Despite intense efforts by a number of highly committed individuals, it has been close to impossible to get local authorities to begin restoration of the Bellandur lake. This lake represents a particularly challenging case, where there is collective action, but it has not been able as yet to get translated into ecological results. This could be because of the complexity of restoration in this lake. Bellandur receives water from a number of upstream lakes, many of which are polluted, as well as sewage and industrial waste from a large number of apartments and industries. Cleaning up a lake of this size is a large, lengthy and expensive task – and maintaining the lake in a healthy condition requires the cleanup and maintenance of a number of other upstream lakes, as well as monitoring of other locations around the lake to ensure there is no further pollution. Thus, getting traction on restoration at this site is proving to be a hard task.
Another lake located within the same network is the Kaikondanahalli lake, a few kilometers away at the southeastern periphery of Bangalore. Once a naturalists’ paradise, as recently as 2009, this lake was severely polluted with sewage and solid waste.
In early 2009, in response to a newspaper report that the Bangalore corporation was planning a restoration of this lake, local residents formed a group with varied expertise in areas such as engineering, ecology, education and outreach, interfacing with the government to refine plans for the restoration keeping in mind ecological principles, and providing a diverse landscaping that included a jogging track, an amphitheater for local events, a cattle wash for original inhabitants of adjacent villages, and recreational and other facilities that could be additionally accessed by a low income school at the periphery of the lake. (See http://www.wipro.org/community/hygienic-sanitation-bangalore.htm.)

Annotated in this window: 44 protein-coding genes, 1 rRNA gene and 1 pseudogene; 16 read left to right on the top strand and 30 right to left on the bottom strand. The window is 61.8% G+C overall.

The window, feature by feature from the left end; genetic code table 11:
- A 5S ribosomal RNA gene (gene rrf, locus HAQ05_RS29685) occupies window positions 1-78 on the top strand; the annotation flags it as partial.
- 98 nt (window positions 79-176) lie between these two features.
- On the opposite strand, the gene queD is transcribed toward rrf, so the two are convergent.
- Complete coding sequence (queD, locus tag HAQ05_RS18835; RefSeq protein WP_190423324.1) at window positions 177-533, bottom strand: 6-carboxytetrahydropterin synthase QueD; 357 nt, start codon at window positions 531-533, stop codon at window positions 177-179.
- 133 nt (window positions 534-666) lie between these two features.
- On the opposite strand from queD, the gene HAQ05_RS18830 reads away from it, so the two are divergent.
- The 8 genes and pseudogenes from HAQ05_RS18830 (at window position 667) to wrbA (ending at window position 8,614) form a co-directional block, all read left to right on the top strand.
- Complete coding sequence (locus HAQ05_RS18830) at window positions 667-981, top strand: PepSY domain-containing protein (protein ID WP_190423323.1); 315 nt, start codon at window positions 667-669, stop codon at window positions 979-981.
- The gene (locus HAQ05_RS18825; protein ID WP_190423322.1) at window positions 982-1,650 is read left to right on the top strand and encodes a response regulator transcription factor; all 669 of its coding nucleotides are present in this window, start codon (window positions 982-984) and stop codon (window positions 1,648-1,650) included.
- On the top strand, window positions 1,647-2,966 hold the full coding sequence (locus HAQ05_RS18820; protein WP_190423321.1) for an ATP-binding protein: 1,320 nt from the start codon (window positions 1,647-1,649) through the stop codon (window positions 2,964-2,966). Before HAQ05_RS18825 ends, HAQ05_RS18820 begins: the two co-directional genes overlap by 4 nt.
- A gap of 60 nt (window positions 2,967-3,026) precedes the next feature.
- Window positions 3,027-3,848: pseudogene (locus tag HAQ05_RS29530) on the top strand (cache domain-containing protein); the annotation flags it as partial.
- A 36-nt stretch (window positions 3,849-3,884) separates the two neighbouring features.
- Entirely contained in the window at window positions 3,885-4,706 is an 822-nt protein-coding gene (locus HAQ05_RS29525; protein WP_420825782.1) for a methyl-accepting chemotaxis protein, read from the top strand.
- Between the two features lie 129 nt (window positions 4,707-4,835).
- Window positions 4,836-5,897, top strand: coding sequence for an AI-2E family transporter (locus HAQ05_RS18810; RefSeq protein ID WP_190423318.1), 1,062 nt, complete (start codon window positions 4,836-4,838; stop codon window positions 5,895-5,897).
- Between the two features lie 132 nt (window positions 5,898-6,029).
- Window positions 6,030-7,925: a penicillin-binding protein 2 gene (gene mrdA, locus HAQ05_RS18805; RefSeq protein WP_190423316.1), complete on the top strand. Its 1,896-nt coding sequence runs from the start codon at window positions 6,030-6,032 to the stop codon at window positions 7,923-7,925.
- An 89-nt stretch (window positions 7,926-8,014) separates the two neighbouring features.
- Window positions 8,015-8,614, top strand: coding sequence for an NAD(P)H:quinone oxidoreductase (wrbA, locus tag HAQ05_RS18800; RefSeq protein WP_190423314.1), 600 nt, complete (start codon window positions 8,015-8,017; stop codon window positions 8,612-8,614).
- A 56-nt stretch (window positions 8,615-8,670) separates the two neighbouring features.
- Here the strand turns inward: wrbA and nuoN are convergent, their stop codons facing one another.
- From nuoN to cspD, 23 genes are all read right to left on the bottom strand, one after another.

The objective was to develop an integrated plan for lake restoration that could be customized for additional lakes, which incorporates attention to conservation, water rejuvenation, urban recreation, and the socio-economic requirements of multiple strata of society. This group includes a diversity of representation from original inhabitants of peri-urban villages around the lake and from recently built high-end apartments and residential layouts, sometimes with very different cultural and political beliefs. This diversity is often a strength while planning, underlining the need to restore for different objectives, but has led to tensions at times!
The response to these efforts has been impressive. Once heavily polluted with sewage from nearby residential areas, this lake has now been restored, draining and dredging the basin to remove silt, diverting sewage, restoring the bund, and planting a rich variety of locally adapted, biodiversity friendly trees and plants around the periphery. The original restoration plans called for conversion of some areas covered by water into landscaped gardens and extension of the jogging path to the biodiversity rich marshy area at one end of the lake. Based on inputs from the community, with additional advice from ornithologists and naturalists familiar with the lake and its non-human inhabitants, these plans were modified. The plans for an expensive, input-intensive landscaped garden with cannas and gladioli was thankfully dropped, and the walkway avoids the marshy, biodiversity rich southern end.
Based on this experience, the group has also developed guidelines to facilitate a larger rejuvenation programme aimed at restoring and conserving a network of lakes in south-eastern Bengaluru. These follow some basic guiding principles, acknowledging that lakes have different, often contrasting uses and benefits, with synergies and tradeoffs between these factors. Instead of valuing one benefit, e.g. water recharge, or bird diversity, above all other factors, we proposed an integrated approach that incorporates consideration of these tradeoffs, keeping in mind factors such as lake location, size, and biodiversity.